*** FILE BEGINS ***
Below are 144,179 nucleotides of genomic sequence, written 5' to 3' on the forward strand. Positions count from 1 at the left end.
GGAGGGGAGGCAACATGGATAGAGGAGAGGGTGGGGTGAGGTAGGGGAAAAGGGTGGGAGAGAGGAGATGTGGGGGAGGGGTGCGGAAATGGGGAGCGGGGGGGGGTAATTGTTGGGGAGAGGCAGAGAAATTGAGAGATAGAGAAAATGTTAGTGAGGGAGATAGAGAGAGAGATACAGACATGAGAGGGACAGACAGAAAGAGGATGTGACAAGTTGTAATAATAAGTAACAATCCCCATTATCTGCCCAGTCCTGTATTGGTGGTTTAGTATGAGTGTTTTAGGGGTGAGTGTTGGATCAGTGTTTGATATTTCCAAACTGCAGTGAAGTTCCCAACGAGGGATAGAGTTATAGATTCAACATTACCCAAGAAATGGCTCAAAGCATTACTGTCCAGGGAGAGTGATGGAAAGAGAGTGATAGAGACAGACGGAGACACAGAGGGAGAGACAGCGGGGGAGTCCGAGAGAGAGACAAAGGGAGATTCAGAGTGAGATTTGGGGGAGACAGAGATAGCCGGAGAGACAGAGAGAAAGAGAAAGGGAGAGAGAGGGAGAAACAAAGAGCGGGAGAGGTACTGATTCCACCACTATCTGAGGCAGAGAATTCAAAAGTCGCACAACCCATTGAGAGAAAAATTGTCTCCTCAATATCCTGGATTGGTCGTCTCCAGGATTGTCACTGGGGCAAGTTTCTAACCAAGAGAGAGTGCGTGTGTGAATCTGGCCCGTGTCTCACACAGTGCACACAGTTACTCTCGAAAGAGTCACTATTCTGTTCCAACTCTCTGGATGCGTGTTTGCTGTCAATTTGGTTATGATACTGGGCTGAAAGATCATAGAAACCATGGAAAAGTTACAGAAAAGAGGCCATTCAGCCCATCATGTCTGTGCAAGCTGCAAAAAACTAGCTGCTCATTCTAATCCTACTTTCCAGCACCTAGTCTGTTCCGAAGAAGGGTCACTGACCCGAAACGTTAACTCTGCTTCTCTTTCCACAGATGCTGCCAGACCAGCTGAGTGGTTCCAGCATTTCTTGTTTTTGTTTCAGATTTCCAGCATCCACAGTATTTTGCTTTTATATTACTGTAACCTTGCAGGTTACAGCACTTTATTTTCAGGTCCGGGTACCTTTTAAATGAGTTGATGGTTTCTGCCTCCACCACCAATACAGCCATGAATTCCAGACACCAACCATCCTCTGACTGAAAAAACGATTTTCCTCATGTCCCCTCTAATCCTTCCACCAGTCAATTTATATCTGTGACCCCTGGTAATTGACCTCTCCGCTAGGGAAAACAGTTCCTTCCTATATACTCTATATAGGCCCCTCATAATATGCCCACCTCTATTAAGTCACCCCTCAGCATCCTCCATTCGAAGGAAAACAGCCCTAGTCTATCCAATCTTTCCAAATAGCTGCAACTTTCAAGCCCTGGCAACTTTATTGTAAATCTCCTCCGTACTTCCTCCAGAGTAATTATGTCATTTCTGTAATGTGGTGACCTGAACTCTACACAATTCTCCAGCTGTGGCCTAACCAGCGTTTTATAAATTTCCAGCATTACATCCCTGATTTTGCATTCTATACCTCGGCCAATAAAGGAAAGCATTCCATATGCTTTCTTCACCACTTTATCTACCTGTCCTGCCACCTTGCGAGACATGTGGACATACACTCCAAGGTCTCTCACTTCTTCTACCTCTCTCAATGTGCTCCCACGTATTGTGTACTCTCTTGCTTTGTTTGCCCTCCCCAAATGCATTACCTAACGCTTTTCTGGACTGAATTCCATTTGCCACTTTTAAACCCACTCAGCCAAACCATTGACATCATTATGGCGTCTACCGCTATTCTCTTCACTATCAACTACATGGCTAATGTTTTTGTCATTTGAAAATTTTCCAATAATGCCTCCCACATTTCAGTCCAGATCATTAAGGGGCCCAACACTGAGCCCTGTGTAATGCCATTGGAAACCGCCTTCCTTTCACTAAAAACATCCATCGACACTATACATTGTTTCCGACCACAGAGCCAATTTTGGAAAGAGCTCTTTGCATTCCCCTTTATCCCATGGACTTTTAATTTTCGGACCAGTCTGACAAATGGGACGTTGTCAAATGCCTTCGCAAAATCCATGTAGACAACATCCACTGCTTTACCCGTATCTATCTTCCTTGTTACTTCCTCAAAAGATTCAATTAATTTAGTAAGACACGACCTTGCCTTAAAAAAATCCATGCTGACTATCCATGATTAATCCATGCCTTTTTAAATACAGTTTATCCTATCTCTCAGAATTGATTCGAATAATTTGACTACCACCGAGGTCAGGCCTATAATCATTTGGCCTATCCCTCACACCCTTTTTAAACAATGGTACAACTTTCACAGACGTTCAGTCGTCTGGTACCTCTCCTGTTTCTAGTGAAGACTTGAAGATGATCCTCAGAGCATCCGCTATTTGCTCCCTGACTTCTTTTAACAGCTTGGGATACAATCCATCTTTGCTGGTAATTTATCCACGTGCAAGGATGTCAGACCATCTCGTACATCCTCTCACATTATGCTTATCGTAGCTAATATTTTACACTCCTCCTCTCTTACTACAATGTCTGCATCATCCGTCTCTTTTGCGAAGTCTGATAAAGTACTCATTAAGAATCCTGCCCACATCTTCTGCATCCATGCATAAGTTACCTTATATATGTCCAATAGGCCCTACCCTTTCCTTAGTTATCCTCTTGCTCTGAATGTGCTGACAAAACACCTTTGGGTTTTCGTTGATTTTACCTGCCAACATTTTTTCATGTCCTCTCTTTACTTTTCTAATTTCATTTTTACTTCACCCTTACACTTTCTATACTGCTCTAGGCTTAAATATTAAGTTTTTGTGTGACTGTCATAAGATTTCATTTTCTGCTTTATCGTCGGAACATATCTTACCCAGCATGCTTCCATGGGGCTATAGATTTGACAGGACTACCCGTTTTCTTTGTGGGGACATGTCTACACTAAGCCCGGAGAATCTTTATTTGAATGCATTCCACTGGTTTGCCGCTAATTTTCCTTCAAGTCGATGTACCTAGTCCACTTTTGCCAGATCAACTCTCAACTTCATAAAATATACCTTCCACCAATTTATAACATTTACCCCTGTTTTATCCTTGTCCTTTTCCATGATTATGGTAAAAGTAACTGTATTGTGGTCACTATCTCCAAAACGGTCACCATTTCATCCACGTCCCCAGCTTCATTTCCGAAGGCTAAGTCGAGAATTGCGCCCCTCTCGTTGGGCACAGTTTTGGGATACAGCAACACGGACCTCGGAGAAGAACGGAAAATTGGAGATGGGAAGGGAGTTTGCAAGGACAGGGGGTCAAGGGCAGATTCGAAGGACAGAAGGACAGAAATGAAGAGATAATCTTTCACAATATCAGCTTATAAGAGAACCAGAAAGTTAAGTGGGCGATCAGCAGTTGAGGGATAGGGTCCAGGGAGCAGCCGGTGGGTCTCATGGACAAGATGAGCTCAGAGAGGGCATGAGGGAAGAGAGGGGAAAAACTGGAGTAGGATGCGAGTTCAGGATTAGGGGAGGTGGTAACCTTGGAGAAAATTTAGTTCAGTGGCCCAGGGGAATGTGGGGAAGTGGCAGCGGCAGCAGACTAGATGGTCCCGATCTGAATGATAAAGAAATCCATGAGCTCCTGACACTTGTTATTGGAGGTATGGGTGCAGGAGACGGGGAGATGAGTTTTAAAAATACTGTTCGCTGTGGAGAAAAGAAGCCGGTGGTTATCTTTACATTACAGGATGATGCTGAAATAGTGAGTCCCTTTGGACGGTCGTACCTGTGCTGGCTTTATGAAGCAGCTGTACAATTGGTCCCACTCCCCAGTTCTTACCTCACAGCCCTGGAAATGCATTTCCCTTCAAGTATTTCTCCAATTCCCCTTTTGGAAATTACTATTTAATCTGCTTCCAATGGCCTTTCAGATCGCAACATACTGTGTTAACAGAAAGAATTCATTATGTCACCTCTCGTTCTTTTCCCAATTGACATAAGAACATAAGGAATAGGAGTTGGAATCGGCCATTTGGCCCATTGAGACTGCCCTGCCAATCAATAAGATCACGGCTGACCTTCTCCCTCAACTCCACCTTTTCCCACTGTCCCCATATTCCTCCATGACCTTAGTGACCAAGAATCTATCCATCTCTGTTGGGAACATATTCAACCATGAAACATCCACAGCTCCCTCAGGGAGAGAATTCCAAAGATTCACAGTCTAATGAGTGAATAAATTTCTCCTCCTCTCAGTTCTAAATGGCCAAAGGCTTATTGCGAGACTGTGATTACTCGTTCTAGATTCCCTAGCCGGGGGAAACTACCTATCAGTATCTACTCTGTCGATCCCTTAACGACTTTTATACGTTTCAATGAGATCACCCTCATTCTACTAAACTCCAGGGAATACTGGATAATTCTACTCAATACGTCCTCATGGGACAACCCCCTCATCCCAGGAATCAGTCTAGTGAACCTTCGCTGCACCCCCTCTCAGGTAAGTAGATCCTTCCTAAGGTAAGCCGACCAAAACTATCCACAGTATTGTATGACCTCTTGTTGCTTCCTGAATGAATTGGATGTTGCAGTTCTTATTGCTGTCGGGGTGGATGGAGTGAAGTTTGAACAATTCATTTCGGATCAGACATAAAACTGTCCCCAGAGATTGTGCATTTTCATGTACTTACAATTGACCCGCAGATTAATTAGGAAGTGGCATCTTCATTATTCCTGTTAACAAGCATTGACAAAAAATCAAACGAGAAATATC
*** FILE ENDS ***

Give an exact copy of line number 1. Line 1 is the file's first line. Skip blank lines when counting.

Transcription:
Below are 144,179 nucleotides of genomic sequence, written 5' to 3' on the forward strand. Positions count from 1 at the left end.